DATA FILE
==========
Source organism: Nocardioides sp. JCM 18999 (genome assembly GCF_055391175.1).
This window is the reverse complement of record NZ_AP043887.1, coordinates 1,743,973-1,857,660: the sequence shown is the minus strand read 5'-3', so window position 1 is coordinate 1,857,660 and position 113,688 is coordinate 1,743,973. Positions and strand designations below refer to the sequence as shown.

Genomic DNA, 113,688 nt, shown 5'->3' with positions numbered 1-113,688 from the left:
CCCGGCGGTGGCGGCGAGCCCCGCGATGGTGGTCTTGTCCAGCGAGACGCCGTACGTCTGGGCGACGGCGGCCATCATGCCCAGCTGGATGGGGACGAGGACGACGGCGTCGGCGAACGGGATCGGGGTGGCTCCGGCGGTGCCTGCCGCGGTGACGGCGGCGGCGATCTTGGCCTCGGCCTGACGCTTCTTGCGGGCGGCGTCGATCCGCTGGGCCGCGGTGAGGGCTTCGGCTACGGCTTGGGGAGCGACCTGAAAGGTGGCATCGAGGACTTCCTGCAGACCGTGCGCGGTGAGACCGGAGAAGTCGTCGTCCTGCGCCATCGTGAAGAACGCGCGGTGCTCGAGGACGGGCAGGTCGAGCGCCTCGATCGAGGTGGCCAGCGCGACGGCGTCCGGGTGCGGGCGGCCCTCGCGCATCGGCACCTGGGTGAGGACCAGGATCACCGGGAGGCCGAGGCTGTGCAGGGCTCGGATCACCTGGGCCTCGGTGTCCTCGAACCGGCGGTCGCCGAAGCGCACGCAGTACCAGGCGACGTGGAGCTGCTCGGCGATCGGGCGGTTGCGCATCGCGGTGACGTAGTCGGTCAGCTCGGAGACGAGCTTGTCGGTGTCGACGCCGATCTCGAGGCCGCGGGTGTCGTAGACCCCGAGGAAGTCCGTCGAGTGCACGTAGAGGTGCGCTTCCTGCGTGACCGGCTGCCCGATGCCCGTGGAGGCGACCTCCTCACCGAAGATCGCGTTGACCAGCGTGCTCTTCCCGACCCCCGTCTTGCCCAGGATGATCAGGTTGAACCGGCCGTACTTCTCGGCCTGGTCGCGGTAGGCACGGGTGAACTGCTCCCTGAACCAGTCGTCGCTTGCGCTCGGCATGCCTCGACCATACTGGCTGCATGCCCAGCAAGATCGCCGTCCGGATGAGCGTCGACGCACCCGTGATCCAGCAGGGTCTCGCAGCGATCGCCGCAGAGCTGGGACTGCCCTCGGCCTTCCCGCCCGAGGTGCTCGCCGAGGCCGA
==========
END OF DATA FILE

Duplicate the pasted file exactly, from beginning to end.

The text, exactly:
Source organism: Nocardioides sp. JCM 18999 (genome assembly GCF_055391175.1).
This window is the reverse complement of record NZ_AP043887.1, coordinates 1,743,973-1,857,660: the sequence shown is the minus strand read 5'-3', so window position 1 is coordinate 1,857,660 and position 113,688 is coordinate 1,743,973. Positions and strand designations below refer to the sequence as shown.

Genomic DNA, 113,688 nt, shown 5'->3' with positions numbered 1-113,688 from the left:
CCCGGCGGTGGCGGCGAGCCCCGCGATGGTGGTCTTGTCCAGCGAGACGCCGTACGTCTGGGCGACGGCGGCCATCATGCCCAGCTGGATGGGGACGAGGACGACGGCGTCGGCGAACGGGATCGGGGTGGCTCCGGCGGTGCCTGCCGCGGTGACGGCGGCGGCGATCTTGGCCTCGGCCTGACGCTTCTTGCGGGCGGCGTCGATCCGCTGGGCCGCGGTGAGGGCTTCGGCTACGGCTTGGGGAGCGACCTGAAAGGTGGCATCGAGGACTTCCTGCAGACCGTGCGCGGTGAGACCGGAGAAGTCGTCGTCCTGCGCCATCGTGAAGAACGCGCGGTGCTCGAGGACGGGCAGGTCGAGCGCCTCGATCGAGGTGGCCAGCGCGACGGCGTCCGGGTGCGGGCGGCCCTCGCGCATCGGCACCTGGGTGAGGACCAGGATCACCGGGAGGCCGAGGCTGTGCAGGGCTCGGATCACCTGGGCCTCGGTGTCCTCGAACCGGCGGTCGCCGAAGCGCACGCAGTACCAGGCGACGTGGAGCTGCTCGGCGATCGGGCGGTTGCGCATCGCGGTGACGTAGTCGGTCAGCTCGGAGACGAGCTTGTCGGTGTCGACGCCGATCTCGAGGCCGCGGGTGTCGTAGACCCCGAGGAAGTCCGTCGAGTGCACGTAGAGGTGCGCTTCCTGCGTGACCGGCTGCCCGATGCCCGTGGAGGCGACCTCCTCACCGAAGATCGCGTTGACCAGCGTGCTCTTCCCGACCCCCGTCTTGCCCAGGATGATCAGGTTGAACCGGCCGTACTTCTCGGCCTGGTCGCGGTAGGCACGGGTGAACTGCTCCCTGAACCAGTCGTCGCTTGCGCTCGGCATGCCTCGACCATACTGGCTGCATGCCCAGCAAGATCGCCGTCCGGATGAGCGTCGACGCACCCGTGATCCAGCAGGGTCTCGCAGCGATCGCCGCAGAGCTGGGACTGCCCTCGGCCTTCCCGCCCGAGGTGCTCGCCGAGGCCGA